Ninja Gaiden 3 Razor’s Edge review [VIDEO]
The original release of Ninja Gaiden 3 was released on Xbox 360 and PlayStation 3 in March of 2012. The game wasn’t received well by either fans of the series or critics. The Razor’s Edge version, exclusive to the Wii U, looks to solve many of the issues that players had with the original release. Check out the video below to see how these changes play out, and please leave your thoughts on the video in the comments.
Ninja Gaiden 3 Razor’s Edge offers up gameplay mechanics that are better suited for a fast-paced action game. Some of the new additions are dramatic changes such as changing up the combat, while some are simple, like bringing back dismemberment. All of these changes are an improvement to the game. Players can also acquire a variety of upgrades that are better suited to their style of play, such as different weapons, powers, and moves. The chaotic action can be fun but it can also highlight some of the game’s short comings.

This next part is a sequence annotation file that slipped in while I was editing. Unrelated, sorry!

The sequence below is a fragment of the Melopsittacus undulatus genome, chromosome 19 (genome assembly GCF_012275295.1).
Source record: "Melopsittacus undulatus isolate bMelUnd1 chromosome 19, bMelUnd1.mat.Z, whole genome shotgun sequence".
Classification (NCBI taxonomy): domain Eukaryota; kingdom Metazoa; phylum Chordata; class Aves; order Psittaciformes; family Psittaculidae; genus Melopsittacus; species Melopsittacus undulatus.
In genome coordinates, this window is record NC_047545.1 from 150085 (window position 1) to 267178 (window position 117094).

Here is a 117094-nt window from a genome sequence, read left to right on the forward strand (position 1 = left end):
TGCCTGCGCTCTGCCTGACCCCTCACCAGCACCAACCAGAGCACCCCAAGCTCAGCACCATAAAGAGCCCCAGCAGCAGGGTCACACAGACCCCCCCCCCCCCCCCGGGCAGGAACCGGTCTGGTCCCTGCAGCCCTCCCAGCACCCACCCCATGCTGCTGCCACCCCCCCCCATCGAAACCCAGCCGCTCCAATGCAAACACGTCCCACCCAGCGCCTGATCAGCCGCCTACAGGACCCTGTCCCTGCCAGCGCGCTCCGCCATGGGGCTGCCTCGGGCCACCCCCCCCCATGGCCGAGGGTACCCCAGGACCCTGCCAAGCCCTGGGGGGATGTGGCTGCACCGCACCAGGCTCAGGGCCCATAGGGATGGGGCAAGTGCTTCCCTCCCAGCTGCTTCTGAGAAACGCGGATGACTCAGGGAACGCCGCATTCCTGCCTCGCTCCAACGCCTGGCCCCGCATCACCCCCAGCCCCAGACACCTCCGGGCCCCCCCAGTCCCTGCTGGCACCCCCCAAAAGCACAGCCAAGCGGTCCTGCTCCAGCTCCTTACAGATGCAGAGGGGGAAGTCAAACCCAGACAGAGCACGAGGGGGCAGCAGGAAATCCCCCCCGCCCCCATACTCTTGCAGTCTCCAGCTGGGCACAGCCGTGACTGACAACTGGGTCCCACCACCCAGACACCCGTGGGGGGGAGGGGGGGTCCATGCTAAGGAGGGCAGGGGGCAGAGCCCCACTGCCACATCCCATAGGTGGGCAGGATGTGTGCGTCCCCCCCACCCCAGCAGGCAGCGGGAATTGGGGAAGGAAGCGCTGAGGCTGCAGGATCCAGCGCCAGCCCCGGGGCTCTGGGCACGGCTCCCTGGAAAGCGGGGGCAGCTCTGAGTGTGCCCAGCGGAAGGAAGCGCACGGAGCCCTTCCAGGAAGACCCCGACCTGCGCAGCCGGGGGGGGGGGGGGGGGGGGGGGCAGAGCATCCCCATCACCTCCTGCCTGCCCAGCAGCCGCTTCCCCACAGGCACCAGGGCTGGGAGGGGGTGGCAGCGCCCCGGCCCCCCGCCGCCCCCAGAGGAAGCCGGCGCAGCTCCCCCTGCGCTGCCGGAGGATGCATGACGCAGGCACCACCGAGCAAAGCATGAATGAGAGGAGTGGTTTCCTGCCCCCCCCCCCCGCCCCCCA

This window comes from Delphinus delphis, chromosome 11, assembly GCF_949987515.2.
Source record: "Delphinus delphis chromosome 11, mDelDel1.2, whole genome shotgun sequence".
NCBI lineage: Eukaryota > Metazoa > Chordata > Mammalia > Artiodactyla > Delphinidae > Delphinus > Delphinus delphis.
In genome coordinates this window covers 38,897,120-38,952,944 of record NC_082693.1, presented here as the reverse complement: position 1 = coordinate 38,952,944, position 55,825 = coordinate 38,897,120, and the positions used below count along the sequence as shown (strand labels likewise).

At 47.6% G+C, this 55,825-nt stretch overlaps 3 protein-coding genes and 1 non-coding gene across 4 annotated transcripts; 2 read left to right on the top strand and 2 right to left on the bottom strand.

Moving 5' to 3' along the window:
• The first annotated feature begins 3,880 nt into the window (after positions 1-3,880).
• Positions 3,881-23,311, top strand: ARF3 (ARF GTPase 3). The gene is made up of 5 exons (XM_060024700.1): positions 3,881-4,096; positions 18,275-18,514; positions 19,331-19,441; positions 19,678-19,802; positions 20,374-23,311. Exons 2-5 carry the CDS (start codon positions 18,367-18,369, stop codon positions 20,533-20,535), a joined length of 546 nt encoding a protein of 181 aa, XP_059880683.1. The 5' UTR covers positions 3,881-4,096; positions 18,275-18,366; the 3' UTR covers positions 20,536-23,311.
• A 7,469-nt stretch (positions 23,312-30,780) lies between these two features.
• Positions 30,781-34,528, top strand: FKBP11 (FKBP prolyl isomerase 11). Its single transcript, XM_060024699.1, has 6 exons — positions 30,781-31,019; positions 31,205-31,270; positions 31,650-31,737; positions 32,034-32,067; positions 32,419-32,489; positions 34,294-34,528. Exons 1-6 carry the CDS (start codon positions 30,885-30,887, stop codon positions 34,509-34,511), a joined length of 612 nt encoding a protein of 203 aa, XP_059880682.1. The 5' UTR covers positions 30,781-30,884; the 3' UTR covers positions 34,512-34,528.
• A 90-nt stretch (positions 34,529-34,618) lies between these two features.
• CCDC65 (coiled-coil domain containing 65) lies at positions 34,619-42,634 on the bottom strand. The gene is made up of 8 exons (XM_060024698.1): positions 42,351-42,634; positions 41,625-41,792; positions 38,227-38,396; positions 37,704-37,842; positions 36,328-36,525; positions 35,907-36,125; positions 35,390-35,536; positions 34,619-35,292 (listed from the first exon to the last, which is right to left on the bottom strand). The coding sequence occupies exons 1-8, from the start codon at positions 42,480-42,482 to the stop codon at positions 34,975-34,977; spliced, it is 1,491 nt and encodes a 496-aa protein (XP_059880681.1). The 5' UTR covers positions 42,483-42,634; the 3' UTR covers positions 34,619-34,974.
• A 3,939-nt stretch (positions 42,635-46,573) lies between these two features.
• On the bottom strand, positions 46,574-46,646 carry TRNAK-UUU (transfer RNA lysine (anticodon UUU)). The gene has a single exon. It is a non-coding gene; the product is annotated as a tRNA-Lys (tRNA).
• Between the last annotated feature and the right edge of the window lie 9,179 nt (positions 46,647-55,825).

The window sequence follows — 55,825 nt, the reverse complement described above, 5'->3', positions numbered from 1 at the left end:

As battles get more intense, players may notice that issues with enemy tracking and targeting that can make it difficult to prioritize enemies, which is essential in the tougher fights. The difficulty scaling between progressing through a level and the subsequent boss battle, seems off. The standard enemies aren’t pushovers, but compared to the bosses, they aren’t much of a challenge. It feels like the boss difficulty levels should have been lowered, or the standard enemy difficulty should have been raised.
In the end, Ninja Gaiden 3 Razor’s Edge, does its best to fix the issues found in the previous versions, but many still remain. It’s a decent game, and hardcore fans will likely be able to look pass its flaws, but newcomers should take note of these issues. If you are someone looking for an intense action game with unforgiving boss fights, this one may be for you.
- Player feels more control of the character
- Lots of enemy and level variety
- Additional characters and upgrades provide replay value
- Sporadic difficulty scaling
- Enemy targeting and tracking issues
- Too many effects on screen can get distracting